When I told friends I was headed to Lake Orta, precious few had heard of it. "Where's that?" they asked, looking blankly at me as I explained its proximity to Lake Maggiore and Lake Como. I could see what they were thinking; why not just go there? After all, these two famed locations have long held mastery over Northern Italy's lake region, dotted with luxury hotels, restaurants and the odd Clooney (or four). They had me worried that I had chosen their poor relation. This concern was dispelled the minute I arrived.
Lake Orta is roughly an hour's drive from Milan airport, in the Piedmonte region of undulating vineyard-dappled hills and alpine lakes. As our car snaked through leafy copses, shots of azure waters began to emerge. You quickly realise the lake - the smallest in the area - is picture-perfect from every angle. It is not clogged with buildings but mostly embraced by greenery and the odd smattering of houses, meaning its (still) vast expanse of blue feels idyllic. We were heading to its main town, Orta San Giulio, which sits on a peninsula with a direct view of the lake's only island, the tiny and picturesque Isola San Giulio.
Orta San Giulio is, quite simply, a film set. Faded frescos adorn the walls and each building is painted in Italy's traditional salmon and ochre hues, with stone balconies and peeling shutters. Cobbled squares beget winding streets, each with narrow alleyways snaking off towards snapshots of the water. Steps, carved into the hill, twist upwards towards renaissance churches and ivy-wrapped villas behind wrought iron gates.
The main square, Piazza Motta, hosts a small harbour of boats that ferry to and from the island, and a collection of ice-cream parlours, chic restaurants (do check out both Ristorante Venus and Leon d'Oro) and cafés. On our first day, we ate Italian charcuterie at Pan & Vino in the piazza; a prime spot for both lunch and people-watching, as well as loading up on treats at their very well stocked store, groaning with truffles, wine, fresh pasta and olive oil.
Lake Orta's Piedmonte location means it is in one of Italy's premier gastronomical destinations. Piedmonte is the home of Barolo, of truffles, of innumerable special dishes like tajarin - a light, thin spaghetti- and ravioli del plin - pillowy pasta parcels filled with veal or pork and drenched in a roasted vegetable sauce. We gorged ourselves on the latter at Locanda di Orta, a small hotel with undoubtedly one of the town's finest eateries. We dined at the Olive Terrace on the rooftop at sunset, which boasted views of the island and lake and was almost as diverting as the food itself.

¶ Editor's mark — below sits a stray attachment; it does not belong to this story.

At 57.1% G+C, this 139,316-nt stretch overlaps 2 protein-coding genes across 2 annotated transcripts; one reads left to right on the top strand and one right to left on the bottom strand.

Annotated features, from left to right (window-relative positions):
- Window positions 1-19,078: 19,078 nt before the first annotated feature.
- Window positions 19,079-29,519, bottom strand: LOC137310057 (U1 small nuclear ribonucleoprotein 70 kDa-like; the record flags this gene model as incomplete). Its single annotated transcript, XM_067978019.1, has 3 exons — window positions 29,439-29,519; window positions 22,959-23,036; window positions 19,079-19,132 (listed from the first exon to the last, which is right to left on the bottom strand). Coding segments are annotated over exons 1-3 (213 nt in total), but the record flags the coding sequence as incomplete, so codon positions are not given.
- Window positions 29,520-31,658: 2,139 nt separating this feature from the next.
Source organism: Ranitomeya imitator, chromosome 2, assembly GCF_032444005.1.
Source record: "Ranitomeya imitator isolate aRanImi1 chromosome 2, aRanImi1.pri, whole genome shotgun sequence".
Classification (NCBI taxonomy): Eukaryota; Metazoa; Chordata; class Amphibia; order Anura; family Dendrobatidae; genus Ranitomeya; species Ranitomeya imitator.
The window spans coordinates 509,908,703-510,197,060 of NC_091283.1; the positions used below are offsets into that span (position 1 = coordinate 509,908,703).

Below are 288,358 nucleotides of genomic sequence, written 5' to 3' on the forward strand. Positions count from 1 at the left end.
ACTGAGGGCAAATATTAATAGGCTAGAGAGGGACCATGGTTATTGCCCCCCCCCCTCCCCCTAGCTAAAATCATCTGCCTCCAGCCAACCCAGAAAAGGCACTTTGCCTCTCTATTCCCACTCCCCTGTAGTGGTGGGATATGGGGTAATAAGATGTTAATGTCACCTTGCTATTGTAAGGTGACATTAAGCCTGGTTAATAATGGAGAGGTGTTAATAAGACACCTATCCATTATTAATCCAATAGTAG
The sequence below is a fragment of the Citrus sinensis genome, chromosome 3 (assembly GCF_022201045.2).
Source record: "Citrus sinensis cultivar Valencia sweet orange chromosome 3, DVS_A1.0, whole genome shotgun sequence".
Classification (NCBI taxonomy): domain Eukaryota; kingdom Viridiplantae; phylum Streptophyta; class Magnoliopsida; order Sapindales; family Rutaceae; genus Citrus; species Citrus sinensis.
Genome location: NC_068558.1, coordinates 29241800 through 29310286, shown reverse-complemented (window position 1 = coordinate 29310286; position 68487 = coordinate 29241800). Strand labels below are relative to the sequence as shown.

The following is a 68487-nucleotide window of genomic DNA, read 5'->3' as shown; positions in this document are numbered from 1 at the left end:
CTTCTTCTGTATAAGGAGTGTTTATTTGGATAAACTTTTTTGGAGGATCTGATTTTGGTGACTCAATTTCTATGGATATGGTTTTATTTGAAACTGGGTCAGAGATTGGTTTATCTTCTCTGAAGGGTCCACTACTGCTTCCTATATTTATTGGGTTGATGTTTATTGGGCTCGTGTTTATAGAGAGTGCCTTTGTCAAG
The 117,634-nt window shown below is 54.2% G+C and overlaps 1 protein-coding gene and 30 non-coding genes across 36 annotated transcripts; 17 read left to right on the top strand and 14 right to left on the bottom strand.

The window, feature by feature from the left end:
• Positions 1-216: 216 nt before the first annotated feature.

It was an effortlessly romantic, almost clichéd, moonlit stroll back from dinner to our hotel. There are plenty of great accommodation options in Lake Orta (Hotel San Rocco, in the heart of Orta San Giulio, is a great shout, with a beautiful lakeside bar) but we had opted for the lake's most unique; Villa Crespi. Once a private home, built in 1879 in Moorish style by a Milanese businessman, it is now a 14-room Relais & Chateaux hotel, set in private gardens overlooking the lake. Each room is breathtakingly decorated like a palatial suite, with huge windows and a proliferation of antique furniture, and every guest is treated with a warm, almost royal reverence, perfectly suited to its sumptuous decor A stay here really does feel like slipping back in time, in the best possible way.
Villa Crespi contains a 2 Michelin Star restaurant, by Italian celebrity chef (and co-owner - it's a husband and wife run operation) Antonino Cannavacciuolo, which means the hotel is also a local hotspot, with a gorgeous bar and sun-drenched terrace that served us particularly well for our breakfast the next day, after a refreshing 7am dip in the lake.
That day we took a boat out to Isola San Giulio. It is easy to book a private charter, which can take you to any number of the small towns and villages around the lake, or to hop on the water bus, which leaves roughly every 15-30 minutes from Piazza Motta. The island is dubbed 'the island of silence' thanks to the still-functioning monastery which dominates. Though you cannot peek inside, you can visit the main basilica, and visitors are encouraged to take the 'walk of silence' (easily signposted) around the island. Think of it as a medieval meditation app.
There are plenty of quirky art and crafts shops on the island, selling local pottery and paintings, and browsing through the unique, narrow paths will eat up a pleasant morning, which you can then follow with lunch at the gorgeous Ristorante San Giulio.
Just above Orta San Giuilio is Sacro Monte, an old pilgrimage site and religious community that dates back to 1583 and is populated with 20 chapels, various statues and shrines. It is a short, but steep, walk uphill and is worth the sweaty ascent for the site's calm beauty and breathtaking views. Save yourself the perspiration, and head up for just before sunset, when the area is lit up magically and you can watch the sun dip below beautiful Lake Orta. Who needs Como after all?